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Everglades Adventure

October 25, 1987|ROB MacGREGOR and TRISH JANESHUTZ | MacGregor and Janeshutz are Fort Lauderdale, Fla., free-lance writers.

HOMESTEAD, Fla. — The entrance was like the hole Alice fell through to Wonderland, just an aperture in the thick foliage, but a portal to another world.

We paddled into the labyrinth of Hell's Bay Trail and encountered the mythical Everglades, a watery jungle that exists more in the imagination than in reality.

First-time visitors to Everglades National Park at the southern end of Florida often are surprised to discover a wet prairie of waving sawgrass, but we seemed far removed from those boundless expanses as we maneuvered along narrow, sinuous channels.

Most visitors tour the Everglades by car and foot on paved roads and well-tended boardwalks. But canoeing the subtropical wilderness offers a challenge harking back to the frontier days of South Florida.

A total of 1.4 million acres has become a park as well as a United Nations World Heritage Site ranking with Mt. Everest, the Galapagos and the Serengeti Plain. Within the effusive "river of grass" are stands of cypress and mahogany hammocks and mangrove swamps. Several canoe trails, including Hell's Bay, have been designated, with markers placed as guides.

'Walking Trees'

We quickly learned the meaning of the trail's name as we tangled our paddles in the canopy of mangroves, and more than once found passage nearly choked off by their extensive prop root system.

Known as "walking trees" by the Indians of the Everglades, mangrove swamps are breeding grounds for shrimp, shellfish and minnows. Besides serving as an important link in the food chain, the roots filter pollutants from the water.

By late morning we emerged into the first of a series of shallow lagoons. There was no shoreline, no place to stretch, only the relentless mangroves. It was difficult to imagine that anyone could make a living in such raw wilderness, but the Everglades has a 2,000-year history of human habitation.

Before the Spaniards arrived, the Everglades were inhabited by aboriginal Indians including the Apaloachee, Timucan, Ais, Jeaga, Tequesta and Calusa. Later, Creek Indians driven from Georgia migrated here and split into two bands known as Seminoles and Miccosukees.

Twists and Turns

One point about the Indians became perfectly obvious as we paddled. Their sense of direction must have been finely tuned. How else could they have found their way through this maze?

We were like Theseus in the Minotaur's labyrinth, twisting one way, switching back, turning into the sun again. Numbered markers every few hundred feet were our ball of thread. And when high water had swallowed one of them, we invariably turned down the wrong branch and found ourselves at a dead end.

Finally we reached the open water of Hell's Bay. In the distance, rising out of the shimmering water, we saw our home for the night. Marked as a red triangle on our map, it was an open-sided structure on stilts, called a chickee by the Seminoles. About 50 yards from the closest mangroves, it was the only campsite on the bay and we were the only campers.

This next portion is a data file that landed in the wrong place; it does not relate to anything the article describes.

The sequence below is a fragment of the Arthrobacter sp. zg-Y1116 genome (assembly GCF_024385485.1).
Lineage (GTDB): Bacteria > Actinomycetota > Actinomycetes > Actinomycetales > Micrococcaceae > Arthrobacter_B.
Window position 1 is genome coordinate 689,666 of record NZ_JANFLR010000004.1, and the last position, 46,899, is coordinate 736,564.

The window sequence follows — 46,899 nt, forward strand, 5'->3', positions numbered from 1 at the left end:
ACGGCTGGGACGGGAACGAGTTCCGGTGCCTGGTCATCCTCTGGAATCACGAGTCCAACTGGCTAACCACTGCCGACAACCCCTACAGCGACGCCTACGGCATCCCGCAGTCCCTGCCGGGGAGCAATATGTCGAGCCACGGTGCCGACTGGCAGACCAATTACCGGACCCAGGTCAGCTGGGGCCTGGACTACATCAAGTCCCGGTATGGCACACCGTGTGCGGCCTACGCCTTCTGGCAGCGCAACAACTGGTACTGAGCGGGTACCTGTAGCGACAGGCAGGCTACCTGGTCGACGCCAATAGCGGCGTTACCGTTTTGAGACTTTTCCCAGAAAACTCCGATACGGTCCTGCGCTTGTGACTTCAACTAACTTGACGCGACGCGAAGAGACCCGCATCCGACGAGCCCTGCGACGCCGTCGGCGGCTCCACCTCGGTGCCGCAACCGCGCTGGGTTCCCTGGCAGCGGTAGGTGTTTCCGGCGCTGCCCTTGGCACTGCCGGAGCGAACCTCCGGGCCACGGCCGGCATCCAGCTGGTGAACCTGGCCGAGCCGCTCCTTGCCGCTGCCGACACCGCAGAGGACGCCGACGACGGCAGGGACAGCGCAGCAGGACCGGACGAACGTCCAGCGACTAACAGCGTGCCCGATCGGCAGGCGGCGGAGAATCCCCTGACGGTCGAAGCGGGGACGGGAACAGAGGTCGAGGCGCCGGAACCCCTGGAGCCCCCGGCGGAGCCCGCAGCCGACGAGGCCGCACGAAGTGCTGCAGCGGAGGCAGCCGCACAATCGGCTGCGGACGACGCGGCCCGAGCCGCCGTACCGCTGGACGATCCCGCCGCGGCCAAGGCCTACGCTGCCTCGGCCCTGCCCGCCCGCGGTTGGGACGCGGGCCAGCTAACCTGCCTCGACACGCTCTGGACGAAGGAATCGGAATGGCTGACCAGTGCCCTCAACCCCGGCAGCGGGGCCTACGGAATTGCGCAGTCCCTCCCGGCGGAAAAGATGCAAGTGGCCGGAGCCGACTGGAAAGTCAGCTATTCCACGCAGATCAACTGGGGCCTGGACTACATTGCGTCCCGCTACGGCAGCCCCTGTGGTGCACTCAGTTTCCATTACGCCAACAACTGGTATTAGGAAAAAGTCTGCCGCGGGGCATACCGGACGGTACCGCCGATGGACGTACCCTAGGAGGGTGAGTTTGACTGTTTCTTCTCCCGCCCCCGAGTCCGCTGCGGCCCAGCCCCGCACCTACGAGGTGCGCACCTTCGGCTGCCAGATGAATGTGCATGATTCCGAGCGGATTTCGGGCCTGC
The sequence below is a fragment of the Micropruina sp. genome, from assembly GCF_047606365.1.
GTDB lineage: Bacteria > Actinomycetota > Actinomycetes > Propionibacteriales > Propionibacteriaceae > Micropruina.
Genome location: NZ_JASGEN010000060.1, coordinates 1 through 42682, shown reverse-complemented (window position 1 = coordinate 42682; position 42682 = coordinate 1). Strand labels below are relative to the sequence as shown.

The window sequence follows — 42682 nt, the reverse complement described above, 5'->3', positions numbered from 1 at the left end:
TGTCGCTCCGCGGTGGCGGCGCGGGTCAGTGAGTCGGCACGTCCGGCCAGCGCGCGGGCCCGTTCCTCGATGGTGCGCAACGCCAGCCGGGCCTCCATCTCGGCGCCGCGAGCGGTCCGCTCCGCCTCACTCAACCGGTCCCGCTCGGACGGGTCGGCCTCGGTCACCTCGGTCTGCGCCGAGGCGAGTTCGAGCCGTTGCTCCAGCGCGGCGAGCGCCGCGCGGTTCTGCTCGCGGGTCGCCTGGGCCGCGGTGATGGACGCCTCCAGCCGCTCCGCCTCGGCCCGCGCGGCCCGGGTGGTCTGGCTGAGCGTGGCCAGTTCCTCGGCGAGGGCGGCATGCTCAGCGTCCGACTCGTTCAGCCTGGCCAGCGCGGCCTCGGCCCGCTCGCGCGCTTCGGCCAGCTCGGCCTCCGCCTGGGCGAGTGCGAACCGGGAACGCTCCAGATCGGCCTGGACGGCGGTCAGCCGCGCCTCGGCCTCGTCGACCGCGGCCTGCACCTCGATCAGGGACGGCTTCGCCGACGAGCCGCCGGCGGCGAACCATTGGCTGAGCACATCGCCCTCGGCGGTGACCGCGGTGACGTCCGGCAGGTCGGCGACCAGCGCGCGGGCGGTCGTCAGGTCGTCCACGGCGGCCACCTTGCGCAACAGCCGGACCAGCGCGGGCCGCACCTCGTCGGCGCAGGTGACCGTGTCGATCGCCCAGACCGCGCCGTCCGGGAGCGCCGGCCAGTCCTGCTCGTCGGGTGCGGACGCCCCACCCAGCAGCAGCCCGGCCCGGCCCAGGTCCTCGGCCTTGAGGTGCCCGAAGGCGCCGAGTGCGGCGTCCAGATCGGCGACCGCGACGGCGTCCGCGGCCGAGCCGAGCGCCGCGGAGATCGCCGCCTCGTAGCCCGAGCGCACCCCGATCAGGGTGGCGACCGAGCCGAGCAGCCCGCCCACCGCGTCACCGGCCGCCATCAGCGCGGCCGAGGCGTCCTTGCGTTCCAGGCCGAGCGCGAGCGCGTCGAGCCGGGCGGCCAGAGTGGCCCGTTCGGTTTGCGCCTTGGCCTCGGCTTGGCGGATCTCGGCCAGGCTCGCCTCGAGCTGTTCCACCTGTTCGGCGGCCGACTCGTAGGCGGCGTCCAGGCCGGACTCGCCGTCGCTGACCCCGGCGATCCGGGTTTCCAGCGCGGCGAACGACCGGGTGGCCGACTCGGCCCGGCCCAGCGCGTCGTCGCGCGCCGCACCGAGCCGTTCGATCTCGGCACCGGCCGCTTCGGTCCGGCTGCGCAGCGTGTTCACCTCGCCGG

As we pulled alongside the chickee we were greeted by a four-foot alligator. Its primeval eyes peered at us over the surface of the water; as we unloaded the canoe, it continued watching us. Then suddenly it slapped its tail in a show of spume and shot off toward the mangroves.

The wind was gusting across the chickee as we set up camp. Our nylon tent billowed and flapped and as we struggled with the frame, one section of a pole rolled off the side into the choppy water. Every time one of us reached over to retrieve it, the alligator shot forward, mouth gaping, eyes fixed straight ahead, and that was that. We chose to fend off mosquitoes for the night rather than chance losing a hand.

Moon and Mosquitoes

Twilight is short in the Everglades. One moment the sun was sinking low and red, and the next, the stars were out and a full moon was rising. By then we had cooked and eaten our dinner and created a makeshift shelter with the tent fly.

But once the wind stilled, it provided little protection from insects. During the night we rose to cover ourselves with more repellent, turning the flashlight toward the water when we heard a noise. There, drifting through the dark near our chickee, were two points of light, glowing like miniature red moons--the alligator, vigilantly on patrol.

The next morning the wind returned and with it, an air boat skimming the surface of the bay. After our solitary day and night, the sight was a reminder that hundreds of thousands of people live less than an hour's drive from this wilderness.

Despite its development, the park still has much of the wildlife it always had. Although they are rare sights elsewhere, roseate spoonbills, reddish egrets, American bald eagles, great white herons, brown pelicans, sandhill cranes and Everglade kites are relatively common. Flamingos also, occasionally.

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